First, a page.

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The Adjective


The Adjective

The Adjective


An adjective modifies a noun or a pronoun.
To modify means “to describe” or “to make more definite.” An adjective modifies a noun or a pronoun by telling what kind, which one, how many, or how much.

What Kind?
ripening apples / happy child / Asian country / up-to-date look
Which One?
this book / last straw / those girls / next step
How Many?
two students / both answers / several choices / many people
How Much?
one-half cup / enough time / more money / less trouble

An adjective usually precedes the word it modifies. 

Example:The tired and hungry hikers straggled into camp.

Sometimes, for emphasis, an adjective follows the word it modifies.

Example:The hikers, tired and hungry, straggled into camp.

An adjective that modifies the subject may appear in the predicate. Such an adjective is called a predicate adjective.

Examples:The hikers felt tired and hungry.
Tired and hungry were the hikers.


The most frequently used adjectives are a, an, and the. These words are called articles.
A and an are called indefinite articles because they refer to any member of a general group. A is used before words beginning with a consonant sound; an is used before words beginning with a vowel

Examples:Felipe added a tomato and an avocado to the salad.
A European said, “It is an honor to be here with you.” [A is used before European because European begins with a consonant sound. An is used before honor because the h in honor is not pronounced; honor is pronounced as though it began with a vowel.]

The is called the definite article because it refers to a specific person, place, thing, or idea.

We spent the hour discussing the revolution that began in 1791 in Haiti.

Adjective or Pronoun?

In different contexts, a word may be used as different parts of speech. For example, the following words may be used as adjectives and as pronouns.

all either much some those another few neither such what any many one that which both more other these whose each most several this

Remember that an adjective modifies a noun or a pronoun and that a pronoun takes the place of a noun or another pronoun.

ADJECTIVE Ntozake Shange wrote both poems. [Both modifies the noun poems.]
PRONOUN Ntozake Shange wrote both. [Both takes the place of the noun poems.]

ADJECTIVE These books are overdue. [These modifies the noun books.]
PRONOUN These are overdue. [These takes the place of the noun books.]

ADJECTIVE Several ducks had dark green heads. [Several modifies the noun ducks.]
PRONOUN Several had dark green heads. [Several takes the place of the noun ducks.]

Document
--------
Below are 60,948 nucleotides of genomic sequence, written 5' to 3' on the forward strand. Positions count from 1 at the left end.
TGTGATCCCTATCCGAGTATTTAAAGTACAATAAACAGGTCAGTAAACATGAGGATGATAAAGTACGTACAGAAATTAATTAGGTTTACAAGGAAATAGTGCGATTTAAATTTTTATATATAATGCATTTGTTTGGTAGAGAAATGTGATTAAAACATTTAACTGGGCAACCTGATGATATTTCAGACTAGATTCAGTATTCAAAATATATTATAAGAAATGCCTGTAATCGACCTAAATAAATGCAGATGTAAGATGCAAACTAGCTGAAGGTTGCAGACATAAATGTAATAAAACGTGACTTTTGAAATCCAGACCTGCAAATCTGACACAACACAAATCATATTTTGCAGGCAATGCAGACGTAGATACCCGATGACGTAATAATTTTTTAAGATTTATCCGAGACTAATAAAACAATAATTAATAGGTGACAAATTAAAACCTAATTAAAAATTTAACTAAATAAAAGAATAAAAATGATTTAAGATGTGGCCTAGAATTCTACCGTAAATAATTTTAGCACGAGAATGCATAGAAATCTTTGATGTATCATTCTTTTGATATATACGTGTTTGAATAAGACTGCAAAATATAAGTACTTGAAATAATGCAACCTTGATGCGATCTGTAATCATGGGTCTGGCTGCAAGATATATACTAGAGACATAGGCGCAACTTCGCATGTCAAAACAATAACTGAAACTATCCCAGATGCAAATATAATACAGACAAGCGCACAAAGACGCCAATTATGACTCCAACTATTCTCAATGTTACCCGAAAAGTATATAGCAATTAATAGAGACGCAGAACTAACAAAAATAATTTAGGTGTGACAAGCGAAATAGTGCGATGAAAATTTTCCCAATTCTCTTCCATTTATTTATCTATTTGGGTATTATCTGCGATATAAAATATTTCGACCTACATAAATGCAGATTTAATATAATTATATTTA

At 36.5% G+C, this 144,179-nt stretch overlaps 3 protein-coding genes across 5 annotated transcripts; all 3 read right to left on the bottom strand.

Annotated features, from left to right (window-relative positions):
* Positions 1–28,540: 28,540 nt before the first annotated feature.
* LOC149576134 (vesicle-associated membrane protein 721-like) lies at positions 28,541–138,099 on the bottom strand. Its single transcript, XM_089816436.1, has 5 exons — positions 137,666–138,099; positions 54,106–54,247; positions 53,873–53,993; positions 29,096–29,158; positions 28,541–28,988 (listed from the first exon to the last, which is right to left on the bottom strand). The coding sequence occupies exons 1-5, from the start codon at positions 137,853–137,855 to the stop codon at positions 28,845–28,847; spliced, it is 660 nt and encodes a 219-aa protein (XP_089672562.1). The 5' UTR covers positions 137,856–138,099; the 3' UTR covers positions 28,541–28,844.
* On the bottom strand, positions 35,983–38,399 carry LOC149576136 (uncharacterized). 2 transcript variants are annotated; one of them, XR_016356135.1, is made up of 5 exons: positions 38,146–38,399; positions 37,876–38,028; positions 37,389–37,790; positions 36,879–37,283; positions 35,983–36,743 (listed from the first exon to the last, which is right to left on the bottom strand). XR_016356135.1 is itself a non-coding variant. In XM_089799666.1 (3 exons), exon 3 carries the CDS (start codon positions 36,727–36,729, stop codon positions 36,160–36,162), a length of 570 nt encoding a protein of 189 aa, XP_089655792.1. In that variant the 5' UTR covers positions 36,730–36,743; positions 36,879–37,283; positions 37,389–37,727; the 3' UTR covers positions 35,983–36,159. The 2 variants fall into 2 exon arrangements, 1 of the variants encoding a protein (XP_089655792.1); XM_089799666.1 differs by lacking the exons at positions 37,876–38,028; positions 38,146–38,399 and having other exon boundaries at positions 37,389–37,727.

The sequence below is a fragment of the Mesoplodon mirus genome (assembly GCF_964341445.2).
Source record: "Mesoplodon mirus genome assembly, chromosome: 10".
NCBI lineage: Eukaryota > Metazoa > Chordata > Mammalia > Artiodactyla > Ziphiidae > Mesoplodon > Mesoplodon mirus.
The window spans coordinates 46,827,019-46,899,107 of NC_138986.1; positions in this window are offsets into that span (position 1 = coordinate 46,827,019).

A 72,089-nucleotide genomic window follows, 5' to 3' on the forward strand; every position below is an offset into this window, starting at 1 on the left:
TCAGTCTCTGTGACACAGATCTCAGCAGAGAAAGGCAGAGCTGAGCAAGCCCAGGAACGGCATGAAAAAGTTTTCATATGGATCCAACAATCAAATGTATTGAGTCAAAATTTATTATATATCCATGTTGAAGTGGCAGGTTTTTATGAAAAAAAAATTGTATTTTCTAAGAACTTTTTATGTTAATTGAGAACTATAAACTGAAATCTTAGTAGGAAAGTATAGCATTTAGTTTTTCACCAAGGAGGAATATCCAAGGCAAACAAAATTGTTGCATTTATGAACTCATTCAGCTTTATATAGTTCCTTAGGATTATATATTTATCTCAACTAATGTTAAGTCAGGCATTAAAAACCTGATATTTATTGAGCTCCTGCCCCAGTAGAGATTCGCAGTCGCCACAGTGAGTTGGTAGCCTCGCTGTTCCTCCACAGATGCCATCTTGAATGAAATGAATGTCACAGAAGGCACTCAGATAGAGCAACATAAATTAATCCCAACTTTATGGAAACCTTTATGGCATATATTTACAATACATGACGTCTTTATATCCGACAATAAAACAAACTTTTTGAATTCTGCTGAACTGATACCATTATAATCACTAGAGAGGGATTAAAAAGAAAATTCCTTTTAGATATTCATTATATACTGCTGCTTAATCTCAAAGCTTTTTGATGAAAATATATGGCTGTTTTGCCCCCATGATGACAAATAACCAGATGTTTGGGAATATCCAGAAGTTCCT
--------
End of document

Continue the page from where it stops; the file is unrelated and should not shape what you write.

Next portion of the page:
NOTEThe words this, that, these, and those are called demonstrative pronouns when they take the place of nouns or other pronouns and are called demonstrative adjectives when they modify nouns or pronouns.

Adjective or Noun?

Most words that are used as nouns can also be used as adjectives

sofa cushion
hotel lobby
taco salad
high school
high school senior
Marine Corps
Marine Corps cadet

An adjective that is formed from a proper noun, such as Marine Corps in the last example above, is called a proper adjective. Proper adjectives, like proper nouns, are capitalized.

NOTEDo not mistake part of a compound noun for an adjective. The entire word group is considered a noun

paper clips, cable TV, time capsule, United States

The Adjective Worksheet

Identify the adjectives and the words they modify in the following sentences. Do not include articles (a, an, and the).
1. His first book, Blue Highways, chronicled a journey across the United States in 1978.
2. That book attracted many readers and made the national bestseller lists.
3. In PrairyErth, Heat-Moon narrows his focus to a single Kansas county.
4. The unusual title comes from the shorthand term scientists use for the unique soils of the central states.
5. Chase County lies in east-central Kansas.
6. It is, as Heat-Moon says, “the most easterly piece” of the West.
7. A county with a population of 3,013 may seem an unlikely location for an examination of the role humanity plays on this planet.
8. After all, the county has only two towns and a few villages.
9. In many ways, though, Kansas is a microcosm of America.
10. In this masterful prose, Chase County in turn reveals itself to be a microcosm of Kansas.

Mr. ‏El-Sayed Ramadan ‎ ‎


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